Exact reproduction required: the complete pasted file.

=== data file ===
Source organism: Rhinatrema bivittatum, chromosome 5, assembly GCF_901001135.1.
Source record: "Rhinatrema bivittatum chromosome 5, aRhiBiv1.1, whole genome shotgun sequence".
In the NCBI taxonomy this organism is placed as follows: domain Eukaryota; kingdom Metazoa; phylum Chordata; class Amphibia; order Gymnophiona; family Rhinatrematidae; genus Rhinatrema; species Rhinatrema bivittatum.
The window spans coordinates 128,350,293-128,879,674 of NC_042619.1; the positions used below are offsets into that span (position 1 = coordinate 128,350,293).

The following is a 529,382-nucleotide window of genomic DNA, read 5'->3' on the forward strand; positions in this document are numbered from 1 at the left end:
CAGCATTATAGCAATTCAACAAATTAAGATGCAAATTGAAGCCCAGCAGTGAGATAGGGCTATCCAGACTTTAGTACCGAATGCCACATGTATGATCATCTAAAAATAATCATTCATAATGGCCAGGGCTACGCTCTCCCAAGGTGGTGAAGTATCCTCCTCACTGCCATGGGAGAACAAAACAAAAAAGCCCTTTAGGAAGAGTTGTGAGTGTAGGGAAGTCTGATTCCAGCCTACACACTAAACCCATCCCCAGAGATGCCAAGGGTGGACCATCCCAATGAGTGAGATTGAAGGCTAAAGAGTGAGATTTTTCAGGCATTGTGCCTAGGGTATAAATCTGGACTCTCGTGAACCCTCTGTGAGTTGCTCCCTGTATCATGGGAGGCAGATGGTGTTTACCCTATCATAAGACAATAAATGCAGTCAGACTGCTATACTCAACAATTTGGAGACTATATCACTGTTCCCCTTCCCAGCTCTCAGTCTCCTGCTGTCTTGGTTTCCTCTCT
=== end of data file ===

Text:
Source organism: Rhinatrema bivittatum, chromosome 5, assembly GCF_901001135.1.
Source record: "Rhinatrema bivittatum chromosome 5, aRhiBiv1.1, whole genome shotgun sequence".
In the NCBI taxonomy this organism is placed as follows: domain Eukaryota; kingdom Metazoa; phylum Chordata; class Amphibia; order Gymnophiona; family Rhinatrematidae; genus Rhinatrema; species Rhinatrema bivittatum.
The window spans coordinates 128,350,293-128,879,674 of NC_042619.1; the positions used below are offsets into that span (position 1 = coordinate 128,350,293).

The following is a 529,382-nucleotide window of genomic DNA, read 5'->3' on the forward strand; positions in this document are numbered from 1 at the left end:
CAGCATTATAGCAATTCAACAAATTAAGATGCAAATTGAAGCCCAGCAGTGAGATAGGGCTATCCAGACTTTAGTACCGAATGCCACATGTATGATCATCTAAAAATAATCATTCATAATGGCCAGGGCTACGCTCTCCCAAGGTGGTGAAGTATCCTCCTCACTGCCATGGGAGAACAAAACAAAAAAGCCCTTTAGGAAGAGTTGTGAGTGTAGGGAAGTCTGATTCCAGCCTACACACTAAACCCATCCCCAGAGATGCCAAGGGTGGACCATCCCAATGAGTGAGATTGAAGGCTAAAGAGTGAGATTTTTCAGGCATTGTGCCTAGGGTATAAATCTGGACTCTCGTGAACCCTCTGTGAGTTGCTCCCTGTATCATGGGAGGCAGATGGTGTTTACCCTATCATAAGACAATAAATGCAGTCAGACTGCTATACTCAACAATTTGGAGACTATATCACTGTTCCCCTTCCCAGCTCTCAGTCTCCTGCTGTCTTGGTTTCCTCTCT